Can I pull a 24 ft. hardshell camper 150 miles(mostly interstate) with my Honda element EX?
What does this camper weigh? What’s the towing capacity of your car as listed in the owner’s manual?
How much does the camper weigh? The towing capacity for a 2006 Element is 1500#.
24 feet? Sounds HEAVY to me. So, no.
No way. Just because a vehicle can pull something doesn’t mean it can tow something in a safe manner. Two very different animals. Remember that manufacturers often over-state the towing capacity of many of their vehicles.
The 24’ trailer I looked up weighed about 4,000 pounds. Nope.
If a Toyota pick up could pull the space shuttle, why couldn’t a Honda Element pull a measly 24’ trailer. (sarcasm intended)
In answer to the intended sarcasm…because joe customer sees that stuff and says’’ hey that means I can pull my XX at 75 mph ''
I’m sure WE all noticed the massive number of wheels the shuttle was rolling on…
we noticed how snail slow they were pulling it.
There was no tounge weight.
There was no steering and cornering and very little stopping .
ALL huge caveats to the ‘‘towing capacity’’ of any vehicle.
So the o.p. MUST realize all the compromises ( don’t know if they’ve towed anything before ) even within towing capacity that could make a temporary or occasional tow possible.
Is this heavy trailer on a load equaizing reciever ? or just on the bumper hitch ?
Slower acceleration, just be patient.
Lower top speed and slowing down for better control.
Looooonger stopping distance, even with trailer brakes.
Even on my 79 pickup , which could easily handle the tounge weight of my 27 foot camp trailer, I used a weight equalizing receiver to control bounce and sway.
A 24 foot sounds to me too big for that car.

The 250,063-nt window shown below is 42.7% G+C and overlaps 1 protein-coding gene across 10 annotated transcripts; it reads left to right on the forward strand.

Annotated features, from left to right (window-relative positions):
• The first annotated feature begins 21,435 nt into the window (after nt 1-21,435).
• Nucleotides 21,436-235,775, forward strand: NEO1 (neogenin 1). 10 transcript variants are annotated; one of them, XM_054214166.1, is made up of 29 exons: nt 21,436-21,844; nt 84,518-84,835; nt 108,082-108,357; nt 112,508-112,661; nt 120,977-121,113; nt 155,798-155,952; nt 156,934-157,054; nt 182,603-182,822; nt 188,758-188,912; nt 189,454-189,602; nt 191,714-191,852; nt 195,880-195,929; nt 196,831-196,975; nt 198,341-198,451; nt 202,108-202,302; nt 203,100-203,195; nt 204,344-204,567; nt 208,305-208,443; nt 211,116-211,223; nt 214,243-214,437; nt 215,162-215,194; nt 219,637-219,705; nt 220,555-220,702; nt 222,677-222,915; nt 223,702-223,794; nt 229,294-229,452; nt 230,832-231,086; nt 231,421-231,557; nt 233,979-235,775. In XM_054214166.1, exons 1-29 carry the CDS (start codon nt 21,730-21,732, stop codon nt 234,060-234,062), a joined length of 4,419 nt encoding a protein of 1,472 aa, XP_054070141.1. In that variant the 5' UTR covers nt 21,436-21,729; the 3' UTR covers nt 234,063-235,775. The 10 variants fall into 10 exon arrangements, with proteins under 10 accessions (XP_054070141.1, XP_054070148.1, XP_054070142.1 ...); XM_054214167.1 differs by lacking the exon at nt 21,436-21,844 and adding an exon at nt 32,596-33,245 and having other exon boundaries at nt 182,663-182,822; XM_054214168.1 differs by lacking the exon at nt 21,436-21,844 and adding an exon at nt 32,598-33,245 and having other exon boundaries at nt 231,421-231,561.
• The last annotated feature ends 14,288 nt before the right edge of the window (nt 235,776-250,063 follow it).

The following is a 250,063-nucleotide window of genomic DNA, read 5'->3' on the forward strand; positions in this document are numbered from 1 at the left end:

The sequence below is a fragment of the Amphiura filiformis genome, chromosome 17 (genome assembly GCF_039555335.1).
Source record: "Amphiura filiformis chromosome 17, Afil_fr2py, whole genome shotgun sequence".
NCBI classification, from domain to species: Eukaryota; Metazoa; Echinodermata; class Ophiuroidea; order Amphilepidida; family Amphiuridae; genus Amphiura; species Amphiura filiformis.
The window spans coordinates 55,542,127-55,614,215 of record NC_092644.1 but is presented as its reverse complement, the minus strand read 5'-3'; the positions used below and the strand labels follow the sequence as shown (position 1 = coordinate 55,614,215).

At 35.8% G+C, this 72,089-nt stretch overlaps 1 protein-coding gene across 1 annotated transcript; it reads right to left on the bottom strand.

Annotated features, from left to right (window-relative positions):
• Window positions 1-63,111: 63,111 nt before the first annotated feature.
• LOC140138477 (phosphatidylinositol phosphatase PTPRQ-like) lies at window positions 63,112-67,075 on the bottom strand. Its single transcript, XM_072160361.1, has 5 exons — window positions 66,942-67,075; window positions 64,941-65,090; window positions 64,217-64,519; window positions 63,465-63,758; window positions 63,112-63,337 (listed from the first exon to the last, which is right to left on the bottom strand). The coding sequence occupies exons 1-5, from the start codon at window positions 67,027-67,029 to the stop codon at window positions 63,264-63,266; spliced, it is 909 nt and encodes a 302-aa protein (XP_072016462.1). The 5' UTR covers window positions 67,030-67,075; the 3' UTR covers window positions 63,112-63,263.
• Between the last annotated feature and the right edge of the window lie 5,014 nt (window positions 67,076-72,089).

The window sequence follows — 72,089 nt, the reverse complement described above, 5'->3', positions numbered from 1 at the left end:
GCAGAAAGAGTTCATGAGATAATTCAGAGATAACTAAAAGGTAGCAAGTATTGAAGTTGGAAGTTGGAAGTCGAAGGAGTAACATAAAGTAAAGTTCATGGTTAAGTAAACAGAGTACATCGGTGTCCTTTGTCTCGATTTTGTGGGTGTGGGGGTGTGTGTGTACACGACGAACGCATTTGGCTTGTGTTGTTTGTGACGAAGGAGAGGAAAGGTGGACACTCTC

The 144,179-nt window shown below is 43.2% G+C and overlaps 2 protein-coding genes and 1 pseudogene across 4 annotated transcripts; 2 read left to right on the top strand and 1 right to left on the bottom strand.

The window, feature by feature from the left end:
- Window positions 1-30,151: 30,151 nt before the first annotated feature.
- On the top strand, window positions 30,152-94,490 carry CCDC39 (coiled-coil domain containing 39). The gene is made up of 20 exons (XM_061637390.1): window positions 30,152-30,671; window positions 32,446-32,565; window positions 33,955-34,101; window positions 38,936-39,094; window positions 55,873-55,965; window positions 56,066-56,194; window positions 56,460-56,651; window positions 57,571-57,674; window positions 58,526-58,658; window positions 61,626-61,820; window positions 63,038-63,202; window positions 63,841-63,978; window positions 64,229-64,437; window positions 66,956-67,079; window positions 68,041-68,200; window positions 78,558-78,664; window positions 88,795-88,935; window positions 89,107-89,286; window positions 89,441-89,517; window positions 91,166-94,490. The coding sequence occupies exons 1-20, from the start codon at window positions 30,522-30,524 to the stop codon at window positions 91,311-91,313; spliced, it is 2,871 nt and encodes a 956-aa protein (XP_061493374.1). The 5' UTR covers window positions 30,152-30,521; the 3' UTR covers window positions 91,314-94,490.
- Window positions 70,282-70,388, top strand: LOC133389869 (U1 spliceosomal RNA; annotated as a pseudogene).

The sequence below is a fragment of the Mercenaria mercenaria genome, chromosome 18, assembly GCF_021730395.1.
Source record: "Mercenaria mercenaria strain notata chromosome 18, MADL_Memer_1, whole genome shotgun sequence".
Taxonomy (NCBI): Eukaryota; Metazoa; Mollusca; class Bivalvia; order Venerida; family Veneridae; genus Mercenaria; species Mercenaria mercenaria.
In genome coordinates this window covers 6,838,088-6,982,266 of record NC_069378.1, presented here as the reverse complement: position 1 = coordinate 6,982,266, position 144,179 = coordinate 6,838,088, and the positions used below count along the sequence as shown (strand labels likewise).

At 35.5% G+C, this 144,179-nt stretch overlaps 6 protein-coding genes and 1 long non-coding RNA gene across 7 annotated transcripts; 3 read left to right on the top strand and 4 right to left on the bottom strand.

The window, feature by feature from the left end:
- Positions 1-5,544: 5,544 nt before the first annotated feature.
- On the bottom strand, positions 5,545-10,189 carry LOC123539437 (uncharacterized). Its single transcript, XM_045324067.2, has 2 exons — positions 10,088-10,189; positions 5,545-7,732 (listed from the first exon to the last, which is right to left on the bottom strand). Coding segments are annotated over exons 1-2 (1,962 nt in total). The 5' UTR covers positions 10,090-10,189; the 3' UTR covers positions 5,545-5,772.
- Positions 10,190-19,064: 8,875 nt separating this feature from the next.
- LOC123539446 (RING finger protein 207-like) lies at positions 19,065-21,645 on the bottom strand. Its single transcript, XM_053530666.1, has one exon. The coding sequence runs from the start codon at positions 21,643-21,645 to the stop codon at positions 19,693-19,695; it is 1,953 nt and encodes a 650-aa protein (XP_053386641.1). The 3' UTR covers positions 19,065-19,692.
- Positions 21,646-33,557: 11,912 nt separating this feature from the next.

Sure you can probably pull it, sure you should probably not pull it, pullet for those that see the irony, via free online dictionary, “a young hen of the domestic fowl, less than one year old” ie chicken. Now I am not recommending you pull it, but that you pullet, ie chicken out!
The tow weight capacity of these very like vehicles is low for good reason. No matter what the rating is, anything over a few hundred pounds is hard on these cars. The size and weight you are talking about can kill the car in very short order .
A Honda Pilot or similar would be more appropriate, You probably would be close to double the tow rating of the Element with the average 24ft trailer. The Pilot is rated for roughly 3500lbs with the tow package.
This sounds like a one time thing, probably a move. If so, it’s a snap to rent an appropraiate truck. If it’s a vacation trailer you want to use regularly, you need a proper tow vehicle. You do for even the one-time trip, but you don’t need to own it. If you do buy something, take into account all the people and their stuff that will be in the truck/SUV/van. They matter, too.
I believe the Honda Element was a car-based SUV. For something this large and heavy, you really need something that is built on a truck platform. However, just to be sure I’m right:
-What is the gross vehicle weight rating (GVWR) of the trailer? This is the figure you need to know unless you’ve actually weighed the trailer while it is fully loaded. You can’t use the trailer’s empty weight as a guide.
-What is the maximum towing capacity of the Element? It will be listed in the owner’s manual if it is capable of towing.
-If you have a trailer hitch on this vehicle, what class is the hitch?
If my assumptions are wrong, and the trailer’s GVWR is less than the maximum towing capacity of the Element, you’re going to need a weight distribution trailer hitch for something as large as this trailer.
A 24 foot hard shell seems to weigh in the neighborhood of a ton dry weight. At the least, you will need something with a capacity of 3500 lbs. Plenty of them out there but an Element is not one of them unless your goal is to break it.
The 24’ camper I looked up was 3,700 lbs dry.
If the OP would respond they’d get much better answers from us…
24’ hardshell? - No way - now how.
I wouldn’t even attempting pulling a small pop-up with the Element.